Wolves' latest heartbreaking loss to Nuggets may have crushed any slim playoff hopes during tumultuous season
MINNEAPOLIS — The game didn’t have the same stakes as Game No. 82 a year ago, when the same two teams battled on the same floor to virtually the same score.
But with 14.5 seconds left, and the Denver Nuggets leading the Minnesota Timberwolves, 107-106, Saturday night as the Timberwolves were about to inbound the ball, it was pretty close to a feeling of desperation for the Timberwolves. A win here against the top team in the West would bring the Wolves up to .500. That would be one step closer to a shot at the playoffs in this drama-filled season.
It had been a back-and-forth, tit-for-tat fourth quarter filled with hard, physical defense. Refs were mostly letting them play. A crushing Will Barton 3-pointer with two minutes left was answered by a 3 by Jerryd Bayless 17 seconds later to keep the Wolves within a point. Then came an asleep-on-the-job moment for the Wolves with a minute left: Nuggets All-Star center Nikola Jokic lobbed a full-court pass over the top to Malik Beasley, who laid it in as Andrew Wiggins was a couple steps behind. Luol Deng brought down the crowd with a dunk, and then the Wolves came at the Nuggets with one of their finest defensive possessions of the year, with Deng hounding Barton, the Wolves smothering the Nuggets’ sure-handed point guard Monte Morris into a turnover near mid-court, which led to the Wolves huddled at their bench with 14.5 seconds left and something along the lines of a realistic shot at the playoffs hanging in the balance.
Interim head coach Ryan Saunders drew up the play, and the team felt like it was a good one. Dario Saric would slip out, and Bayless — filling in as starting point guard for the injured Tyus Jones and Jeff Teague — would come off his screen. Then Karl-Anthony Towns would act as if he’s going into another pick-and-roll, then back off it. Bayless would either charge at the rim, or Towns would be freed up at the rim because Mason Plumlee would have to step out in coverage.
“We didn’t get it,” Saunders said afterwards, “They played it well.”
What they got instead was a Deng corner 3. It clanged high off the rim, and the buzzer sounded as Towns chased down the rebound.
“We put ourselves in a position where everything had to go right, and everything didn’t go right,” Towns said from the Wolves locker room.
To say there was a note of finality to the loss — that it marked an end to the Timberwolves’ playoff chances — would be a massive exaggeration. After all, there was a whole symphony of finality surrounding the Utah Jazz last season when they were 19-28 on Jan. 22, five games out of the playoff race. Then the Jazz finished the season 29-6 and ended up winning a first-round playoff series. Just like basketball is a game of runs, the NBA is a league of runs. Momentum can be infectious. You never quite know when a team is going to get hot.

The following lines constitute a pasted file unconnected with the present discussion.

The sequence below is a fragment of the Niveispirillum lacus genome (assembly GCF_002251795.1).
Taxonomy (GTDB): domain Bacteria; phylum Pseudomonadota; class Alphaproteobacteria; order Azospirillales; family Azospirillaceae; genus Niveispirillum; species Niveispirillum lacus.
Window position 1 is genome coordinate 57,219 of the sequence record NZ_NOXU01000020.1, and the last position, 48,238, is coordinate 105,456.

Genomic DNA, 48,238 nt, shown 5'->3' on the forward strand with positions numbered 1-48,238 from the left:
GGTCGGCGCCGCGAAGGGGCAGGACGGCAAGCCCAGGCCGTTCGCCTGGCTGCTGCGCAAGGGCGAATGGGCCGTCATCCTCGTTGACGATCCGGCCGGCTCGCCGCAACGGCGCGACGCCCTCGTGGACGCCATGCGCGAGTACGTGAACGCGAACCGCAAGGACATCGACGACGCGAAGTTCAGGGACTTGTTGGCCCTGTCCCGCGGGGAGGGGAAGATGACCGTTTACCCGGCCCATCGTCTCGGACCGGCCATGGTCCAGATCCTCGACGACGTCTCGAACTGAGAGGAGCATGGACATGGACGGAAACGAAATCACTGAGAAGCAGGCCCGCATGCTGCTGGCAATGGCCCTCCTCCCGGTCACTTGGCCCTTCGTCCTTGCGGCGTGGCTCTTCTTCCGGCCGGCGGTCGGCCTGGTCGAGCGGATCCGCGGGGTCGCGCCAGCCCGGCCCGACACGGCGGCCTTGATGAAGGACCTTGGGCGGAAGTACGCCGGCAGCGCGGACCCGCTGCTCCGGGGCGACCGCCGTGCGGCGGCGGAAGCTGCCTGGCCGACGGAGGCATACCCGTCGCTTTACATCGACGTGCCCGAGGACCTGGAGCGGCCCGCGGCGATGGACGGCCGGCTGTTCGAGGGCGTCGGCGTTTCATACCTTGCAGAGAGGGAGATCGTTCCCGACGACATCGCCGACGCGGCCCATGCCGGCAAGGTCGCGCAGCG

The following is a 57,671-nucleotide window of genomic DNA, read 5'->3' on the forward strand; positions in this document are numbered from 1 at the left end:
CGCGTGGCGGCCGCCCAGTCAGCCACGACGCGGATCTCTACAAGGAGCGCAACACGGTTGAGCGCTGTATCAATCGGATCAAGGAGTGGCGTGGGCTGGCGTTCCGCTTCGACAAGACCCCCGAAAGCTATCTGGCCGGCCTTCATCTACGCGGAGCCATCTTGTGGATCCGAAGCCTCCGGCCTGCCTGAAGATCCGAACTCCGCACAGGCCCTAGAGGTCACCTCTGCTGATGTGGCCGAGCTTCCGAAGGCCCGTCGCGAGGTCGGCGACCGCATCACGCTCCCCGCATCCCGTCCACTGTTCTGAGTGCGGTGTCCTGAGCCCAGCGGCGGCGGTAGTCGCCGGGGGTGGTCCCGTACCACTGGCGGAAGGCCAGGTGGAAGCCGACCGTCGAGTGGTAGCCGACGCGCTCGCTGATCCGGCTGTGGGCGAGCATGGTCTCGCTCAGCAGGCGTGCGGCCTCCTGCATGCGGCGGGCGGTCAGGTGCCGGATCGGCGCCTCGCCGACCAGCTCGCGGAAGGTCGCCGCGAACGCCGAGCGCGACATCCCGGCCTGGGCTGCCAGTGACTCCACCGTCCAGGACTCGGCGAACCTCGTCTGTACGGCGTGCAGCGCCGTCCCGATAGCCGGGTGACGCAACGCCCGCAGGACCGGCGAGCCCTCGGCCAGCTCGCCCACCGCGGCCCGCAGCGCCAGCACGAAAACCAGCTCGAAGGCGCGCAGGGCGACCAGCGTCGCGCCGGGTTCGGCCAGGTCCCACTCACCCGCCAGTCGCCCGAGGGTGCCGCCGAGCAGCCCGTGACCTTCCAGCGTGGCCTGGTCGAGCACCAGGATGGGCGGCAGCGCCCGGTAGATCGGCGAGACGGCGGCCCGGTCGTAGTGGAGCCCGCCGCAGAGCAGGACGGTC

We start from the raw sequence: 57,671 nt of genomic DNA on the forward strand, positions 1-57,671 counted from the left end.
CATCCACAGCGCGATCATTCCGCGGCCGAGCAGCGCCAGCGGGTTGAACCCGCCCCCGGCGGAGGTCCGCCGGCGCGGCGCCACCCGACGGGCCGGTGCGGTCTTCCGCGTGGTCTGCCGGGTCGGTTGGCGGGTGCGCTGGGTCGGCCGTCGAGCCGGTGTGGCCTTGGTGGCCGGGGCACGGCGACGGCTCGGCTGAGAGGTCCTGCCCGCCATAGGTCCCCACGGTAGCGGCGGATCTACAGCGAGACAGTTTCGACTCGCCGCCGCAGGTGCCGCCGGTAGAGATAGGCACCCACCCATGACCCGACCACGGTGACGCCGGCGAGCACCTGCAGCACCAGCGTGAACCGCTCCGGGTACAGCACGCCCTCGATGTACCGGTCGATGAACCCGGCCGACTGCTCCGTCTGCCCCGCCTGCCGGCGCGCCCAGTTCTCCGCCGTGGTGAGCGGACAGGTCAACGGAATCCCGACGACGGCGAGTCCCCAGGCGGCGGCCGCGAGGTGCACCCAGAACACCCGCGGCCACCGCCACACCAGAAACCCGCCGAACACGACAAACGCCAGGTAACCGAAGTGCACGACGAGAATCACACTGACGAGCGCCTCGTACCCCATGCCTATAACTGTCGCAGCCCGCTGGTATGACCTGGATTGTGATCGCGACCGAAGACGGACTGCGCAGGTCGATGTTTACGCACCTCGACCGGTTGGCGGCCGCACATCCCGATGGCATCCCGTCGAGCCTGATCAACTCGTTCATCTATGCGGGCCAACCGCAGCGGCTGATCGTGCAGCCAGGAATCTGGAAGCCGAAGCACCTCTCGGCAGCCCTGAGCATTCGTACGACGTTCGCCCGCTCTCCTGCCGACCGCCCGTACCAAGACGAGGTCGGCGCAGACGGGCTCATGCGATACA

Yet here’s the reality of the Wolves’ situation now: A win would have brought them to .500 in the bunched-up West. And a win was eminently available on Saturday night. Not only were two of the Nuggets starters out with an injury — Jamal Murray was out with an ankle injury, Gary Harris was out with a groin injury — but the Nuggets were dog-tired. They’d beaten the Houston Rockets at home the night before, and they had gotten in at their Minneapolis hotel at 4 a.m. on Saturday. In his pregame media scrum, head coach Mike Malone looked exhausted. Even though the Nuggets are an incredible 8-1 this season on the second night of a back-to-back, this still felt like a game the Wolves should have won. In a season that’s been filled to the hilt with drama — the Jimmy Butler trade demand, the firing of head coach Tom Thibodeau — this team needed this win. Bad.
But a loss brought the Wolves record down to 25-27. They’re in 11th place in the West, 3.5 games out of the eighth spot. But that understates the Wolves’ shot at the playoffs. The Wolves have the sixth-toughest remaining schedule in the NBA, per tankathon.com. Their chance at making the playoffs, according to FiveThirtyEight.com, dipped down to 18 percent. A team likely needs around 45 wins for a playoff slot in the West. That means the Wolves will have to go 20-10 the rest of the way.
“One or two possessions — it’s the NBA, it’s tough,” lamented Taj Gibson in the locker room. “Really felt like we had that one. This loss tonight, it’s tough. You’re going as hard as you can, but sometimes the ball doesn’t bounce your way. That team just came off a hard back-to-back against Houston. It just sucks. I feel like we had a chance to get a good one tonight.”
They did. They’ve had chances to get a lot of good ones at home this season that they just missed. If they do miss the playoffs, this will be one home game they’ll look back at as a huge missed opportunity. But it’s only one of many over the past couple months. There was the overtime loss to the Detroit Pistons just before Christmas, and the overtime loss to the Atlanta Hawks just after Christmas. There was the Jan. 11 loss to the Dallas Mavericks when Luka Doncic turned superhero late, and there was the 3-point loss to the San Antonio Spurs a week later. Any single one of those losses could make the difference between a playoff appearance and a lottery appearance. But put together, all these recent close home losses could put the Wolves out of the playoff race entirely by April 1.